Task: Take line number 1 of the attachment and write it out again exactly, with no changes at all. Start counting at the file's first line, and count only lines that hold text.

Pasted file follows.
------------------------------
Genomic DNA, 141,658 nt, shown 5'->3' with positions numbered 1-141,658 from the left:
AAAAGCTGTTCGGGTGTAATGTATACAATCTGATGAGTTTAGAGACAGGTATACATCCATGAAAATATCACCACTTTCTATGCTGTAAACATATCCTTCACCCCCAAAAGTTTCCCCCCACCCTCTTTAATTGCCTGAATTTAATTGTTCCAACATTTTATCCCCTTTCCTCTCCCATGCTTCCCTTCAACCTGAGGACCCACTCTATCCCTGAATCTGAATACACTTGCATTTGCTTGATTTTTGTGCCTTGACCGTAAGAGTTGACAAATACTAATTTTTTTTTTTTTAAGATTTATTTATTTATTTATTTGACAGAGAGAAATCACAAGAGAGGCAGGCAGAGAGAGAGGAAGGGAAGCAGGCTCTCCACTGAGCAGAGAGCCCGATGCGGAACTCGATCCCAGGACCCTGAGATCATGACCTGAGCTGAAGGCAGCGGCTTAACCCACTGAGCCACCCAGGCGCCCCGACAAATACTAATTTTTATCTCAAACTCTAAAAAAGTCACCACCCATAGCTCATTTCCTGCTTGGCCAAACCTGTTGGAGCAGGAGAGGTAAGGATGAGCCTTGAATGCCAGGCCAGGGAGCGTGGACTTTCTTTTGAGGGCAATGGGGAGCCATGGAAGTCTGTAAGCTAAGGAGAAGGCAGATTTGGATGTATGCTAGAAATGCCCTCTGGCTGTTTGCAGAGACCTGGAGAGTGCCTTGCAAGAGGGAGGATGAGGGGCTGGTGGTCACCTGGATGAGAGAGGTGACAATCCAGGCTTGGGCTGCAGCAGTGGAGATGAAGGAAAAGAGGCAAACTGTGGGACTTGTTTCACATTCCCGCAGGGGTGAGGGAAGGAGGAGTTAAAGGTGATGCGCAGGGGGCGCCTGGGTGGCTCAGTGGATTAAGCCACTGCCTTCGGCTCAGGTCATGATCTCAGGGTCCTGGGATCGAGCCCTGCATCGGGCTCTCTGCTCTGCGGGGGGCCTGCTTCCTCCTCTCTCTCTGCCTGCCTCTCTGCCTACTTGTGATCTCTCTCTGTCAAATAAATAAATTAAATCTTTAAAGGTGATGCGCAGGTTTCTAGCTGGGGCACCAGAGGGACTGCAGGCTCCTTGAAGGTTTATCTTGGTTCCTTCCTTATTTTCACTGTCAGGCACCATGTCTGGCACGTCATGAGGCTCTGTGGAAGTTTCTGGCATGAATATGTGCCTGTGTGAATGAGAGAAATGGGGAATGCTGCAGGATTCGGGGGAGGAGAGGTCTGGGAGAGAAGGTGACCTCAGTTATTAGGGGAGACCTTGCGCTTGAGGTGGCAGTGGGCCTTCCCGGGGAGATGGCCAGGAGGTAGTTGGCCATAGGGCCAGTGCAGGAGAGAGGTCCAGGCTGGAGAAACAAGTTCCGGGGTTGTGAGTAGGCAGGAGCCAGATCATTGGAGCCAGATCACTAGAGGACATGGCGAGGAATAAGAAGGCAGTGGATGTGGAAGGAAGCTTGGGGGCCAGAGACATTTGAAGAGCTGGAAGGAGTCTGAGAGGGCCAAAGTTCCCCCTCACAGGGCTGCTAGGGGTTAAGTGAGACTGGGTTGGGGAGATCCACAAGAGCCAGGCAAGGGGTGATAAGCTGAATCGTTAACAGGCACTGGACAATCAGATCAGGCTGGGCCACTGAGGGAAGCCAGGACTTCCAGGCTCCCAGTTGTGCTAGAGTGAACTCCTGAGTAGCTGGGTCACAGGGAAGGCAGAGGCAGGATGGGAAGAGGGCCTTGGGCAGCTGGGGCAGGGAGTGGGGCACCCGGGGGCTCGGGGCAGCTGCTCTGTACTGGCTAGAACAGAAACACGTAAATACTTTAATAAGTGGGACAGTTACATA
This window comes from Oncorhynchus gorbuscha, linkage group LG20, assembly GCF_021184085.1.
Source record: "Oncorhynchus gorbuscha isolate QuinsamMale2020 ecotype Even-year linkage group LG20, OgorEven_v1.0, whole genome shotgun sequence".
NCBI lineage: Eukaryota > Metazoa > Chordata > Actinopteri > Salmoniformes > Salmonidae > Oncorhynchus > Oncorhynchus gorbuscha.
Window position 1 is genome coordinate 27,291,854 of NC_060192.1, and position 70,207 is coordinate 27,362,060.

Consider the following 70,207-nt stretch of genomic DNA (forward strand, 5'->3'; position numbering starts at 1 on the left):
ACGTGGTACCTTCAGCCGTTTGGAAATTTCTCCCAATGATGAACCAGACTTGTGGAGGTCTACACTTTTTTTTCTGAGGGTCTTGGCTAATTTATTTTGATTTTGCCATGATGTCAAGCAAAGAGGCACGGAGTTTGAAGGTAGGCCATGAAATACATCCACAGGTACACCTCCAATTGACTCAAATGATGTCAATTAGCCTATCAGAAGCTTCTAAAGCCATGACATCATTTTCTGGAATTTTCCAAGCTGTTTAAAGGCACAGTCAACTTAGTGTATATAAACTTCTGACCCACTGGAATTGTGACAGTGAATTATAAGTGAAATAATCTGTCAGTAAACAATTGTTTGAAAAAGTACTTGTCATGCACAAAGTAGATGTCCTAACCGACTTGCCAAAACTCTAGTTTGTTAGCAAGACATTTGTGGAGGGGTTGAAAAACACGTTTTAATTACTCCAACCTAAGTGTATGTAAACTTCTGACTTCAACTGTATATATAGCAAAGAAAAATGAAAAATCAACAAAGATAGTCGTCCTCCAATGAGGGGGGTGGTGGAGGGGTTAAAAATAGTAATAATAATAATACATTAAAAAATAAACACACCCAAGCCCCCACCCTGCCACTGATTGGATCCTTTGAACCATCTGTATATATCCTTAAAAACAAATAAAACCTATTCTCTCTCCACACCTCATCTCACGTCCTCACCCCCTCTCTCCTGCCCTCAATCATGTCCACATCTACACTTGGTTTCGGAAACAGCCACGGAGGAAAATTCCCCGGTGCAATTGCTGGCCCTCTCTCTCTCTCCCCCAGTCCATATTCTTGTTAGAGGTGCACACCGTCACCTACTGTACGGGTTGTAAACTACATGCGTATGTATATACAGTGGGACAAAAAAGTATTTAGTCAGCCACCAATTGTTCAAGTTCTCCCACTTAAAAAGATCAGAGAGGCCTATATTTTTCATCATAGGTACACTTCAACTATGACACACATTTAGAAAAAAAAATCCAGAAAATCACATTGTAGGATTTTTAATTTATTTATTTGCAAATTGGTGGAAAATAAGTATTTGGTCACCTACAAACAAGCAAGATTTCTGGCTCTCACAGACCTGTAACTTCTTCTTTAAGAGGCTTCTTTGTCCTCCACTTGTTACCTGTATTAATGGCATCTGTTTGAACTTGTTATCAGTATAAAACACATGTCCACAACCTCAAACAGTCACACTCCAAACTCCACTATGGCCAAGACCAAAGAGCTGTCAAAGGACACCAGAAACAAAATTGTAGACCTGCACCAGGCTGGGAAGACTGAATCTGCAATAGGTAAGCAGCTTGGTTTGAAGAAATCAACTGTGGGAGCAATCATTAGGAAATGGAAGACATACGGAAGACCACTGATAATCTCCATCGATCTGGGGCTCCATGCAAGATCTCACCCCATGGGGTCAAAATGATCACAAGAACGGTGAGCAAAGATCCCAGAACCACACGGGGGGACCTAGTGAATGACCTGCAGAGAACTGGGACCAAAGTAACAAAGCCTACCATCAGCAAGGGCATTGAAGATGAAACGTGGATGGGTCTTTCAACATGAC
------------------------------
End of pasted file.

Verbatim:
Genomic DNA, 141,658 nt, shown 5'->3' with positions numbered 1-141,658 from the left: